This means you must have solved the conflict. No fair just having them agree that they love each other, so they'll figure it out later. They have to have it figured out by the end of the book. (This applies to a standard romance. If you're writing a series a la Stephanie Plum, or the J.D. Robb “Death” books, there may still be larger issues to settle, but the hero and heroine are at least in a truce where they can be happy for a while).
If the book is a romantic suspense or fantasy or mystery or romantic-fill-in-the-blank, this means you'll have other conflicts to resolve. The villain must be vanquished, the child rescued, the demons sent back to hell, the magical potion recovered, etc. etc.
The rule of thumb for this is, resolve those OTHER conflicts first, then resolve the romance. That way, the moment your hero and heroine have committed to each other, your story is done.
If your book is primarily another genre, with a romantic subplot, you'll probably want to resolve the romance first, then the other conflicts. Whatever the central conflict is, that is the one you resolve last.
Sometimes, because we love our story people, we have a tendency to linger too long.
Sometimes it's hard to know exactly how much to dwell on happy-happy. I have often been guilty of ending too abruptly. I once had an editor who felt so uneasy about the terrible conflicts these two people had overcome, that she wanted to be reassured that they really had solved their problems and she requested an epilogue set in the future (complete with babies, of course).
The story will feel "finished" to the reader if you somehow restate the theme.
If you are in the hero or heroine's head, you can have her state it outright. This is what she learned, and this is how she is going to live her life from now on. Or, you can be more subtle. Conventional wisdom says show don't tell, so if you can devise a scene that shows how the characters have changed, that's even better.
You do, however, want that last line to be memorable. You want a picture to linger in the reader's mind.
In my book Reluctant Partners, the hero and heroine were in dispute over the ownership of a fishing charter boat. The first scene involved the heroine kicking the hero off her boat. At the end of the book, they've had the sign over the dock repainted to list both of their names, side by side, as co-captains.
A nice technique to bring a book full circle is to use bookend scenes.
Think about the movie BACK TO THE FUTURE. The first scene with Marty's family shows how completely dysfunctional all of them are. Dad is a wimp, Mom is a lush, brother works at McDonald's, sister is a loser. The last scene, Dad is a successful author, Mom is slender and athletic and happy, brother is an executive, sis is popular with lots of boyfriends. (My take on the theme of this movie, BTW, is "One single act of heroism can change you, your future, and the future of everyone around you.") If you can do this with your book, chances are you've nailed the concept of theme.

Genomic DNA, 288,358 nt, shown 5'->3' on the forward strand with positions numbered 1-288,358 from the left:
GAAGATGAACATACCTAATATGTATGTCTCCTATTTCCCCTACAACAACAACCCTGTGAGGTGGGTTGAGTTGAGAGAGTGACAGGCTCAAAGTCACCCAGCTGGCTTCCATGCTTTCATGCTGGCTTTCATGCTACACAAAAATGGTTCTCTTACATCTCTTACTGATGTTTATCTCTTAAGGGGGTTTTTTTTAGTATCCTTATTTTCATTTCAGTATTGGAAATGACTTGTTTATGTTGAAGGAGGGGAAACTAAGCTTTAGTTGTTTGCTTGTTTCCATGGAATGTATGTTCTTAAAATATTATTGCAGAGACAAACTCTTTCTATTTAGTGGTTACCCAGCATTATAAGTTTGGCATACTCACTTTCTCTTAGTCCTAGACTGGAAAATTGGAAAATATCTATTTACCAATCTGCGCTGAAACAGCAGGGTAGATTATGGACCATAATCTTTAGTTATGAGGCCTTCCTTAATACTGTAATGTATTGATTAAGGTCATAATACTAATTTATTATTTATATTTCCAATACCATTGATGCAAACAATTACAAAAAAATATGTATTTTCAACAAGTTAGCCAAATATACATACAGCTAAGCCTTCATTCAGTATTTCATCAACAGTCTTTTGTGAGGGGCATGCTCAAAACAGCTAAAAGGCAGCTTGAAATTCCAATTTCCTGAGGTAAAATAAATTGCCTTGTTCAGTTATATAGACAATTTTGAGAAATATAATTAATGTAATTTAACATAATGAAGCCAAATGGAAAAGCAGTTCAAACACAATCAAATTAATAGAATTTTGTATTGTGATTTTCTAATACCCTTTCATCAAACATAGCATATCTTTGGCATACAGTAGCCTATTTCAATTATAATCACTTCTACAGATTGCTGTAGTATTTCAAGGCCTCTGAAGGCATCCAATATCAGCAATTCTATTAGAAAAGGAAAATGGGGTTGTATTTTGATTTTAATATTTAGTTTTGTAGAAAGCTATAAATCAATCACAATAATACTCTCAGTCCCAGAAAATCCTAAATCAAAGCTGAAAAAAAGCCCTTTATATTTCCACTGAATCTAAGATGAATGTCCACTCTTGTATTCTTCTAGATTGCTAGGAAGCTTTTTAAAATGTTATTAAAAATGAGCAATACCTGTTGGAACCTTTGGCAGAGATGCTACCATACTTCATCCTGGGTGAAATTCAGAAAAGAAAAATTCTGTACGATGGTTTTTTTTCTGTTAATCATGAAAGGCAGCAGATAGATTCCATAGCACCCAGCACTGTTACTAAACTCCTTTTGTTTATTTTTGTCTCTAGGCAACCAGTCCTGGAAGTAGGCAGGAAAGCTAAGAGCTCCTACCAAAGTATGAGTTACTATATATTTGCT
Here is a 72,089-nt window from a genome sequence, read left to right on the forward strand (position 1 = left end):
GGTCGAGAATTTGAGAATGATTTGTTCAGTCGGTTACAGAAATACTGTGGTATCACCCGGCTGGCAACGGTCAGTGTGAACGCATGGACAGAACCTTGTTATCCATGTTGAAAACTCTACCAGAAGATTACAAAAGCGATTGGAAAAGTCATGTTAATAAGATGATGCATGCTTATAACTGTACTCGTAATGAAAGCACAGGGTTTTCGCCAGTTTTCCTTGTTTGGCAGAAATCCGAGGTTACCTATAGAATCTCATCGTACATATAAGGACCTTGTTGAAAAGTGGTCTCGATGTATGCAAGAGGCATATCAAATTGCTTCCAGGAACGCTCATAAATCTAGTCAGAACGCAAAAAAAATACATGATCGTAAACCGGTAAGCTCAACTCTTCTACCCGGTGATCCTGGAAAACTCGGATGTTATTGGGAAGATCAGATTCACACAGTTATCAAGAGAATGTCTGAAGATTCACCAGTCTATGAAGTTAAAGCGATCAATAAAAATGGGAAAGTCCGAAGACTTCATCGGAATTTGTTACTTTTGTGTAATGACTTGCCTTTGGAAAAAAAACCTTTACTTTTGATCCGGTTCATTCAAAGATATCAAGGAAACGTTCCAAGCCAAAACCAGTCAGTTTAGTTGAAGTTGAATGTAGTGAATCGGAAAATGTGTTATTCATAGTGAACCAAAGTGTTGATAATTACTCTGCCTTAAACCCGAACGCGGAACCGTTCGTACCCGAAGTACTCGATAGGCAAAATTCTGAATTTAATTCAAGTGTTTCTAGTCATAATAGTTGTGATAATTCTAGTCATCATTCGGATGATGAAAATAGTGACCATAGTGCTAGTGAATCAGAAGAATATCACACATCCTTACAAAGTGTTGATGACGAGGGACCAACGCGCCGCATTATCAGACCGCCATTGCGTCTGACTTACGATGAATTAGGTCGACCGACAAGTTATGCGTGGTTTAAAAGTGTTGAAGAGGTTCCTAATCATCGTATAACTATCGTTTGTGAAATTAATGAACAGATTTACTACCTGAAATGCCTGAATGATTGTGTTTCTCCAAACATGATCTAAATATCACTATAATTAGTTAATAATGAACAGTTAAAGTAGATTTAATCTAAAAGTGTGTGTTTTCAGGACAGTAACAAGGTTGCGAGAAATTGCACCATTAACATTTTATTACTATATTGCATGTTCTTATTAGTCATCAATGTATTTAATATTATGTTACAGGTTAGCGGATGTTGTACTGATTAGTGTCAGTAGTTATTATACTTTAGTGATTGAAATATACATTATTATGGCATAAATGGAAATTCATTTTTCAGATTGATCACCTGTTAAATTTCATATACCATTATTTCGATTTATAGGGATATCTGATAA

Homework: How will you end your book?
(Hint: Sometimes thinking about this might suggest a new opening scene for your book that you never considered. Be open to this! It might be really, really good.)
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So now we have come to the end of this series.
I'm always happy to try to answer any questions, even ones that don't directly apply to plotting. I hope you've enjoyed the whole Plot Fixer series, and I wish happy sales to all of you. And me, too!
Need to read a missed lesson?
Do you have questions about plotting based on these two lessons? What about from other lessons in the series? We've got Kara, so let's keep her busy in the comments! 🙂
Kara Lennox, author of Project Justice series for Harlequin SuperRomance has six titles now available in e-book or print! Her novel, Sweet Romance Hard to Resist now available from Harlequin Heartwarming. One-Night Alibi is coming in July 2013. She also writes as Karen Leabo. Her latest title is Millicent's Medicine Man, Loveswept Classic Romance.
You can find Kara at: